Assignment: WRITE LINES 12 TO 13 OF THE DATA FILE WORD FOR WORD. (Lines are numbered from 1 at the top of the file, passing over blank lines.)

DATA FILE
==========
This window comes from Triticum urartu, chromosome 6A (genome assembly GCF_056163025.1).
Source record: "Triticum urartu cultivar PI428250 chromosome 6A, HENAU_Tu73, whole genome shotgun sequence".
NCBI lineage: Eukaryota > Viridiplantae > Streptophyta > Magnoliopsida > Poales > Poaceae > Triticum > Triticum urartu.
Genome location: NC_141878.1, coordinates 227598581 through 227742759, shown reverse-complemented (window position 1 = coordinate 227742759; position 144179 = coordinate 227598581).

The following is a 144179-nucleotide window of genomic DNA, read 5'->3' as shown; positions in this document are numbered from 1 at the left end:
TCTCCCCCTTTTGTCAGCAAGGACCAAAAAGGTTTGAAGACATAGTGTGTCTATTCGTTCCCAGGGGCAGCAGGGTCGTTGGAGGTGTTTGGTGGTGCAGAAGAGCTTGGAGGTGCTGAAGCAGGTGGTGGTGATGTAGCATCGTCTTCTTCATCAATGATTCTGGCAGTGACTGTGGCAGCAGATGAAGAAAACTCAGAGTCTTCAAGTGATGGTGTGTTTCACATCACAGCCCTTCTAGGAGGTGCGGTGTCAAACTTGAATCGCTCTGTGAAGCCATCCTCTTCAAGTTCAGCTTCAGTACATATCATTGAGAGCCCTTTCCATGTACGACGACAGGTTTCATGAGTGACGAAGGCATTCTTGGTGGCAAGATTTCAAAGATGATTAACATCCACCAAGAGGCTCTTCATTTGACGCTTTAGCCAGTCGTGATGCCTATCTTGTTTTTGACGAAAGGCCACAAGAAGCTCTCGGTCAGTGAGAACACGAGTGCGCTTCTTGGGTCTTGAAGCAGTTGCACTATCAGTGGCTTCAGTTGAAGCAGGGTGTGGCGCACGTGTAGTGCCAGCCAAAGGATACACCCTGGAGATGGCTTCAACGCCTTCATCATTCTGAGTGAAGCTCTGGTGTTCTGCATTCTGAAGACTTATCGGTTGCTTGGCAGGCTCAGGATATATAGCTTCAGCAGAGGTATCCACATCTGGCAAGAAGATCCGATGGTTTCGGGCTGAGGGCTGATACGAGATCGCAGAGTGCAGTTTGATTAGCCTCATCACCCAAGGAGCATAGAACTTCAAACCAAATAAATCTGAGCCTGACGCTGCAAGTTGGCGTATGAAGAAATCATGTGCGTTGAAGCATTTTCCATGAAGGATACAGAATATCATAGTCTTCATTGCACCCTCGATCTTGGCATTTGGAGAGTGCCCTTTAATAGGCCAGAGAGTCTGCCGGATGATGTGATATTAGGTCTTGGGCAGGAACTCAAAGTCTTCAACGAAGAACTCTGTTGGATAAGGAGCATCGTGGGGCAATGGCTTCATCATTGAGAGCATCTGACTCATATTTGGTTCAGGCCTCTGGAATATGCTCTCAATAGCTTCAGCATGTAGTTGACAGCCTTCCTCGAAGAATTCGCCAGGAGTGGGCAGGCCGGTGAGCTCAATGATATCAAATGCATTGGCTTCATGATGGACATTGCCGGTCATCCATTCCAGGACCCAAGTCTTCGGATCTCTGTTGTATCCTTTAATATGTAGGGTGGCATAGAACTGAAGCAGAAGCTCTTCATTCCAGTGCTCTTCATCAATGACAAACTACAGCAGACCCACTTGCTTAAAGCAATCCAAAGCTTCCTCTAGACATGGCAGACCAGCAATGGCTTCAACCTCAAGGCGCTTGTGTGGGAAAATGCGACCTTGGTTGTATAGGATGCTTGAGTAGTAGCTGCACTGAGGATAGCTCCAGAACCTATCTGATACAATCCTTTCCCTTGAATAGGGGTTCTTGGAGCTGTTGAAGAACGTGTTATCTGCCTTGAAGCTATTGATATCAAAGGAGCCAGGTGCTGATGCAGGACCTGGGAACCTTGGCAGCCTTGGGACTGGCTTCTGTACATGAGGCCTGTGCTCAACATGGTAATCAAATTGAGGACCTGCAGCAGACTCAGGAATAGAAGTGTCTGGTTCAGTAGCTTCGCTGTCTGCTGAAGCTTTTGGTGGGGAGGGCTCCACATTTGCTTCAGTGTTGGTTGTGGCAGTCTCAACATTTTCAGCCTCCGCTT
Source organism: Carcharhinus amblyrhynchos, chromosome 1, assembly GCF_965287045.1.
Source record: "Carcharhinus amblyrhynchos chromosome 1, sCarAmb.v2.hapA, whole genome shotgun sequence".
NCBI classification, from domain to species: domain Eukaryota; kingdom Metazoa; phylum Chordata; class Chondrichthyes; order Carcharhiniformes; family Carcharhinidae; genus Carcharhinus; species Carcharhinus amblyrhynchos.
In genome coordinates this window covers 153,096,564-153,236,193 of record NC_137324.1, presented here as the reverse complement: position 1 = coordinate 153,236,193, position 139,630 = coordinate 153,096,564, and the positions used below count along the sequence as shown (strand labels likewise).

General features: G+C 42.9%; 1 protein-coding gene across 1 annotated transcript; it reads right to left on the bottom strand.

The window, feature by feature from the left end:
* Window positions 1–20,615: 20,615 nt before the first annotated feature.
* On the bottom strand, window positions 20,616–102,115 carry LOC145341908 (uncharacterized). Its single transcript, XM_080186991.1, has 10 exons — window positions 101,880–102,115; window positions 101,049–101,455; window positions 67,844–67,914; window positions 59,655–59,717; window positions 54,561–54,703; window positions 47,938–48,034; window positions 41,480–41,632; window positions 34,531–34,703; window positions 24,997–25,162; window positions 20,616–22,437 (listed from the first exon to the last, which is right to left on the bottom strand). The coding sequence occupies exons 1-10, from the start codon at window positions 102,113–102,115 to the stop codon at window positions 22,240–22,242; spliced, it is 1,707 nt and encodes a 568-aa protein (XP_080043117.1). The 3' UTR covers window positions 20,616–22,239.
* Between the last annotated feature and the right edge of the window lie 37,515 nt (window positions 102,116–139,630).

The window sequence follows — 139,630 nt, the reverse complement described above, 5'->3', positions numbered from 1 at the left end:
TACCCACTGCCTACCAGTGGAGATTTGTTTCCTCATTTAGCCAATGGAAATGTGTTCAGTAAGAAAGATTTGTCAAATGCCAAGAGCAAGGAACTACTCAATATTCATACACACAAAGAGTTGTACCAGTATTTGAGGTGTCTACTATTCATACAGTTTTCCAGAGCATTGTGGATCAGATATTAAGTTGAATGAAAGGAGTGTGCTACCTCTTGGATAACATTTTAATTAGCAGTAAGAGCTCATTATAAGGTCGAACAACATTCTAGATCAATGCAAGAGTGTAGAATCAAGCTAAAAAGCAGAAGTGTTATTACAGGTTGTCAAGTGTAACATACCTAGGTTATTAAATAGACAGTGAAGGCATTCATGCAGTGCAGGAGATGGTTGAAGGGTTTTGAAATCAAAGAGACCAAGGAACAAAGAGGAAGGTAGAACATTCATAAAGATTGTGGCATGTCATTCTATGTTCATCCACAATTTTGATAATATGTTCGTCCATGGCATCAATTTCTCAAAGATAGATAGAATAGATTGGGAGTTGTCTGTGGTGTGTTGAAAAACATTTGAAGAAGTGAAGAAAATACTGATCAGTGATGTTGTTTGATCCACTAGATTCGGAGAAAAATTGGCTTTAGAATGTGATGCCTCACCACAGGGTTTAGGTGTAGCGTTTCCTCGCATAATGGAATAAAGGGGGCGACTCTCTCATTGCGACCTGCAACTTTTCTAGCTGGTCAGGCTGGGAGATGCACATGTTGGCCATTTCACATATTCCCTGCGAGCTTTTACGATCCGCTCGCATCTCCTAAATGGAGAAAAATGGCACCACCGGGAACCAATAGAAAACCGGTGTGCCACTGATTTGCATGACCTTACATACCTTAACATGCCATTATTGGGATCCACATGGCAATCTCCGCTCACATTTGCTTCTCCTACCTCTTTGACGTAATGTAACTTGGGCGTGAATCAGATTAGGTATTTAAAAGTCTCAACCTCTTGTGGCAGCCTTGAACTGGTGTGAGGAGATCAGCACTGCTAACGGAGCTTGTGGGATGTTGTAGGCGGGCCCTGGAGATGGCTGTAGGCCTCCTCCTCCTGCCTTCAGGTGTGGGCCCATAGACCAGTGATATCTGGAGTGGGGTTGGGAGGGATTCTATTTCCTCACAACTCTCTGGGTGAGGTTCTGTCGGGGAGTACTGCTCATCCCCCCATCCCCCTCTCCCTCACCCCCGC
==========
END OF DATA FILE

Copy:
The window, feature by feature from the left end:
* Window positions 1–20,615: 20,615 nt before the first annotated feature.